[openstack-dev] [elastic-recheck] Thoughts on next steps
sean at dague.net
Sat Jan 4 13:15:03 UTC 2014
On 01/03/2014 12:09 PM, James E. Blair wrote:
> Sean Dague <sean at dague.net> writes:
>> So my feeling is we should move away from the point graphs we have,
>> and present these as weekly and daily failure rates (with graphs and
>> error bars). And slice those per job. My suggestion is that we do the
>> actual visualization with matplotlib because it's super easy to output
>> that from pandas data sets.
> I am very excited about this and everything above it!
>> = Take over of /recheck =
>> There is still a bunch of useful data coming in on "recheck bug ####"
>> data which hasn't been curated into ER queries. I think the right
>> thing to do is treat these as a work queue of bugs we should be
>> building patterns out of (or completely invalidating). I've got a
>> preliminary gerrit bulk query piece of code that does this, which
>> would remove the need of the daemon the way that's currently
>> happening. The gerrit queries are a little long right now, but I think
>> if we are only doing this on hourly cron, the additional load will be
> I think this is fine and am all for reducing complexity, but consider
> this alternative: over the break, I moved both components of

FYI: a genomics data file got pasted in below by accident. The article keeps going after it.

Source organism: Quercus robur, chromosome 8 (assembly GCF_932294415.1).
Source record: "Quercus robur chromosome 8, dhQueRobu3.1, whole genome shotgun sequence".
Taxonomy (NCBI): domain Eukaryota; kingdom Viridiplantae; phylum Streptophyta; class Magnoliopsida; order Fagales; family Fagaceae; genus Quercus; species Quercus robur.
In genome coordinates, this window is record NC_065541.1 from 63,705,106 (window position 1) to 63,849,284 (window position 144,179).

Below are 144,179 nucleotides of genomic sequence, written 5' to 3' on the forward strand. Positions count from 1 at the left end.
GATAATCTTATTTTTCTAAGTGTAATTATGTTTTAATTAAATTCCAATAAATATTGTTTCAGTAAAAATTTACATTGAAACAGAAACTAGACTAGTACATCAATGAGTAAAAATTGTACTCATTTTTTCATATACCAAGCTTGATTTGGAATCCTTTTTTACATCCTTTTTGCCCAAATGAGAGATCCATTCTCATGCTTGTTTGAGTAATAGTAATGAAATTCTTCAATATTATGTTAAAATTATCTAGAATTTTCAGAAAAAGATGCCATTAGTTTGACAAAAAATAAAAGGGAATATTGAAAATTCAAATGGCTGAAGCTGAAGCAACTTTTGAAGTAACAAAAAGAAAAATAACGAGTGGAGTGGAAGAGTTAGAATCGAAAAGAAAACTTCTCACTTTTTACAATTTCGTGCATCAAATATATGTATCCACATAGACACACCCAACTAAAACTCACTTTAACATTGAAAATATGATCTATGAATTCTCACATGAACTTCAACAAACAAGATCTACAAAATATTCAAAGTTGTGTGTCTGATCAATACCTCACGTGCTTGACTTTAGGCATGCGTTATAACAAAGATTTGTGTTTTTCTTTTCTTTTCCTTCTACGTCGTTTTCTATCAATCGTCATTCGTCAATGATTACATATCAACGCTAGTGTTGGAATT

> elastic-recheck onto a new server (status.openstack.org). Since they
> are now co-located, you could have the component of e-r that watches the
> stream to provide responses to gerrit also note recheck actions. You
> could stick the data in a file, memcache, trove database, etc, and the
> status page could display that "work queue". No extra daemons required.
So I've got the bulk query written. Which means we could have this by
the end of next week with the approach I've got. I think that handling
the rest of this is an optimization.
> I think the main user-visible aspect of this decision is the delay
> before unprocessed bugs are made visible. If a bug starts affecting a
> number of jobs, it might be nice to see what bug numbers people are
> using for rechecks without waiting for the next cron run.
So my experience is that most rechecks happen > 1 hr after a patch
fails. And the people that are sitting on patches for bugs that have
never been seen before find their way to IRC.
The current state of the world is not all roses and unicorns. The
recheck daemon has died, and not been noticed that it was dead for
*weeks*. So a guarantee that we are only 1 hr delayed would actually be
on average better than the delays we've seen over the last six months of
following the event stream.
And again, we can optimize that over time.
I also think that caching should probably actually happen in gerritlib
itself. There is a concern that too many things are hitting gerrit, and
the result is that everyone is implementing their own client side
caching to try to be nice. (like the pickles in Russell's review stats
programs). This seems like the wrong place to do be doing it.
But, part of the reason for this email was to sort these sorts of issues
out, so let me know if you think the caching issue is an architectural
Because if we're generally agreed on the architecture forward and are
just reviewing for correctness, the code can move fast, and we can
actually have ER 1.0 by the end of the month. Architecture review in
gerrit is where we grind to a halt.
Samsung Research America
sean at dague.net / sean.dague at samsung.com
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